A month from now, we should be looking back at the press that decried the coming Leap Second (caps my own) as a veritable Y2K and wondering “what was all that about?” As I’ve shared previously (see “What’s all this about the Leap Second”) I’ve learned quite a bit about how Microsoft products and services address the addition of a new leap second. Most often, issues of time and date are addressed by the groups involved in managing the Windows OS, plus in this instance by the team managing the Windows Time service. Many of our products and services rely on the underlying OS for time and date, much like the support for daylight saving time and time zone support. There’s a great TechNet post that covers How the Windows Time Service Works.
What you likely need to know: On the Windows Client, current supported versions of Windows are plumbed to deal with such leap second changes via an NTP ping in the Windows Time service (a.k.a. W32Time), as I summarized here. As you may know, W32Time handles regular clock sync, and as root time sources are updated, changes propagate through NTP and adjust network synched clocks. I outlined much about what you may want to know in my post on the story around Leap Seconds and Windows. Essentially, set your PC to sync with an Internet time server via the Control Panel in Windows 7 (as noted here), or in the PC Settings for “Time and Language” in the Control Panel on Windows 8.1 (as shown here), and you’re good to go. (If you’re device is part of a domain – such as PC provided by your company for business – then your clock sync is likely managed by your IT administrator, so again, you should be good to go.)
Background on how a leap second is added: When a leap second is to be added, a notification is broadcast on the day of the event (sometimes in the hour prior) via an NTP flag from the NTP server to all NTP clients. Time services (e.g., time.windows.com) sync with authoritative, atomic clock time servers such as those maintained by the National Institute of Standards and Technology (a.k.a. NIST, at bldrdoc.gov). These facilitate regular clock sync, and as the root time sources are updated, changes propagate through NTP and adjust network synched clocks as well. Technically, IIRC, the leap second is applied by NIST on NTP as a second iteration (a repeat, actually, in binary) of the final second of the day, and would look something like this: “23:59:58… 23:59:59… 23:59:59… 00:00:00UTC”. (BTW, some systems interpret this last second as 23:59:60.) Think an abbreviated, one second version of the issue Emily Blunt faced in Edge of Tomorrow, but without all the bloodthirsty aliens and general mayhem.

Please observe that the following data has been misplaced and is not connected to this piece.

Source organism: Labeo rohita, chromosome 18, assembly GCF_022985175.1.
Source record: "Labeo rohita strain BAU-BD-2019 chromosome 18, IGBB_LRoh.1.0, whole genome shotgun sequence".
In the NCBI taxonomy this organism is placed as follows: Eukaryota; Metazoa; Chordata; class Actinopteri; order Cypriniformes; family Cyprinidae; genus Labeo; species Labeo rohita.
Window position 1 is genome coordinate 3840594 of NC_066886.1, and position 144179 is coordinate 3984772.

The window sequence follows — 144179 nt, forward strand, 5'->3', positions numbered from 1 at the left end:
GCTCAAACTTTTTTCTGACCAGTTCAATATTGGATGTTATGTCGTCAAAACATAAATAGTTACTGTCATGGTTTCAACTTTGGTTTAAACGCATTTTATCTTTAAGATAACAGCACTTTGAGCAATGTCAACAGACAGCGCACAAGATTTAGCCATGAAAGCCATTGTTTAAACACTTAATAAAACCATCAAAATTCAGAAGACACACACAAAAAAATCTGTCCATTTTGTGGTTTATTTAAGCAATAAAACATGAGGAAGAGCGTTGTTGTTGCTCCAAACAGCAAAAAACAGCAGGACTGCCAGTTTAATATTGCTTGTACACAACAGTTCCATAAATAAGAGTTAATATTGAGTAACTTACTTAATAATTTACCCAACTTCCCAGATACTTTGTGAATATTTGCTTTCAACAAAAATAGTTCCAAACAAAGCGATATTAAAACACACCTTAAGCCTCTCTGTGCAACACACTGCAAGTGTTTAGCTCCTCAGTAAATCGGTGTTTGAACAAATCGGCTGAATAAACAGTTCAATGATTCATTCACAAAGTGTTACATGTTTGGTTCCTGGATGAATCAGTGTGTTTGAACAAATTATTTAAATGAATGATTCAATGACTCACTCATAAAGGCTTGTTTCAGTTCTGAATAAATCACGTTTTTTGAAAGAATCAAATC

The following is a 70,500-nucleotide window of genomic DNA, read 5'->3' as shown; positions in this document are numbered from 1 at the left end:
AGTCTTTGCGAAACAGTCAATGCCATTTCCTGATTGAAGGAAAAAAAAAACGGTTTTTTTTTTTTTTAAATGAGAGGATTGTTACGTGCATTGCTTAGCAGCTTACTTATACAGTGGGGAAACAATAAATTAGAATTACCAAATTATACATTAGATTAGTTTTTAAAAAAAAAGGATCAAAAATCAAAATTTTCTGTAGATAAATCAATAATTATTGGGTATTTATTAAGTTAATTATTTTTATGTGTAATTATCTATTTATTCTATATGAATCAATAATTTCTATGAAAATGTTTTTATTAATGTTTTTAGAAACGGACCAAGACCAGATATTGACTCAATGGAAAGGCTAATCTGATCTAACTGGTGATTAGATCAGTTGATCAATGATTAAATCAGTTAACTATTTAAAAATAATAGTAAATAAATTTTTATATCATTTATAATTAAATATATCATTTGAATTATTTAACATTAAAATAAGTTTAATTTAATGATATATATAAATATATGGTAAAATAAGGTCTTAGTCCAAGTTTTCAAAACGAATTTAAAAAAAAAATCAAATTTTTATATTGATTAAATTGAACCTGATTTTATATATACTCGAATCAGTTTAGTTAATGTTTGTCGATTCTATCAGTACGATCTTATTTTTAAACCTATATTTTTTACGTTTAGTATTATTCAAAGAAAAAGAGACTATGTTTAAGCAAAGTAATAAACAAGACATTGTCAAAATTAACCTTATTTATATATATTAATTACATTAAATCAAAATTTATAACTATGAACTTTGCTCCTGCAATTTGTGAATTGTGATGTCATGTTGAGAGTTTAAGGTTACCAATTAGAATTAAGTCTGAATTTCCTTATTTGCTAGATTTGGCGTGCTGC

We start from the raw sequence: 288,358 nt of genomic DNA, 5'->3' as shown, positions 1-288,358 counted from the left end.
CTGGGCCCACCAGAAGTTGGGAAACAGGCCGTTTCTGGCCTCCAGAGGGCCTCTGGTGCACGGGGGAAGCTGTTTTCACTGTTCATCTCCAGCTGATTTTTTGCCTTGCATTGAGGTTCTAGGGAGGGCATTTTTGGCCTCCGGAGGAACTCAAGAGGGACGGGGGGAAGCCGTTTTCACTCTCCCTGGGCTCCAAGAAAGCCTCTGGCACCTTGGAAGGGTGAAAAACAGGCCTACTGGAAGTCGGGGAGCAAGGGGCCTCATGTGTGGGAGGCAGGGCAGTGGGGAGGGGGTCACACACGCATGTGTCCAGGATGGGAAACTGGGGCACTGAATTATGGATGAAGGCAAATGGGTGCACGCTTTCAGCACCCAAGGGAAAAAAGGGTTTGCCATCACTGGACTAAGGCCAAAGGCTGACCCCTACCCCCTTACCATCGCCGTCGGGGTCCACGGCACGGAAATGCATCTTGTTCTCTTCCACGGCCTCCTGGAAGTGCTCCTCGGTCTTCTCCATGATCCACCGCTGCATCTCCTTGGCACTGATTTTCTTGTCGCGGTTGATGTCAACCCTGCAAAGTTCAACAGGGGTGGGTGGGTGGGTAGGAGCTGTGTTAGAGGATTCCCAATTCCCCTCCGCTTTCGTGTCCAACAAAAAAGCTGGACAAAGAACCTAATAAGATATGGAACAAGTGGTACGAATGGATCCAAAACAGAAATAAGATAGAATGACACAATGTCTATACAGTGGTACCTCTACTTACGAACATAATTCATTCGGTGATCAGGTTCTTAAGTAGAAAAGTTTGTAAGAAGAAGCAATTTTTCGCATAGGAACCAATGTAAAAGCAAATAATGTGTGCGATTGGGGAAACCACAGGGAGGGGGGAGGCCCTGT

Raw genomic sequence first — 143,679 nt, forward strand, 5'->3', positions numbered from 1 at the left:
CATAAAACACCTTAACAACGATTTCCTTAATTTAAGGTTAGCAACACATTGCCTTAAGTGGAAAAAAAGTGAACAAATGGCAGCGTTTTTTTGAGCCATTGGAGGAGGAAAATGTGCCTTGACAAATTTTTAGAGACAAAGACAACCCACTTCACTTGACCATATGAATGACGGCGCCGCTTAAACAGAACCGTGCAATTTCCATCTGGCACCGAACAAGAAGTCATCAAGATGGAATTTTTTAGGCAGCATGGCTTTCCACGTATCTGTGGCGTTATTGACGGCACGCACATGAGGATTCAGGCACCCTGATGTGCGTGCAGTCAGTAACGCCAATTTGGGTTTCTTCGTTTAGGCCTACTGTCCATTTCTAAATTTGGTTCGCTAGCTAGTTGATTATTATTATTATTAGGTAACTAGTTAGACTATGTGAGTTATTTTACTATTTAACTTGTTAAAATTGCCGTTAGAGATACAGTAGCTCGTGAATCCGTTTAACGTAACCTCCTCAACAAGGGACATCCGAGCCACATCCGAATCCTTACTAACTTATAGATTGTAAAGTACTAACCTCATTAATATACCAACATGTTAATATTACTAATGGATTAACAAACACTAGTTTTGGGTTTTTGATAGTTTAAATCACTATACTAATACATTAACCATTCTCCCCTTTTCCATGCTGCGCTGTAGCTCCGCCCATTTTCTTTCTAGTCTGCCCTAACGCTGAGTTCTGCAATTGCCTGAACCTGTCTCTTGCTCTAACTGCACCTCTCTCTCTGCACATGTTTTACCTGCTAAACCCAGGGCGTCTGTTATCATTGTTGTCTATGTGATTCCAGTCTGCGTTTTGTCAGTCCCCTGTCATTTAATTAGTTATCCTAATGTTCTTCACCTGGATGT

How a leap second is reflected in Windows: Contrary to one post I recently read, Microsoft doesn’t implement a leap second time zone by time zone – in other words, in a rolling fashion, like the way we watch new year celebrations count down around the world. Essentially, the leap second occurs at the same time everywhere. Just when your individual device syncs with NTP will likely be different from others. Windows devices that are joined to a domain will attempt to sync with the domain hierarchy. Consumer devices that are not domain joined, sync time less frequently or have intermittent network connections sync the clock most commonly to the Microsoft NTP server, time.windows.com. As these systems do not sync the clock frequently, we’ve stated that “it is impossible to guarantee time accuracy on computers that have intermittent or no network connections.”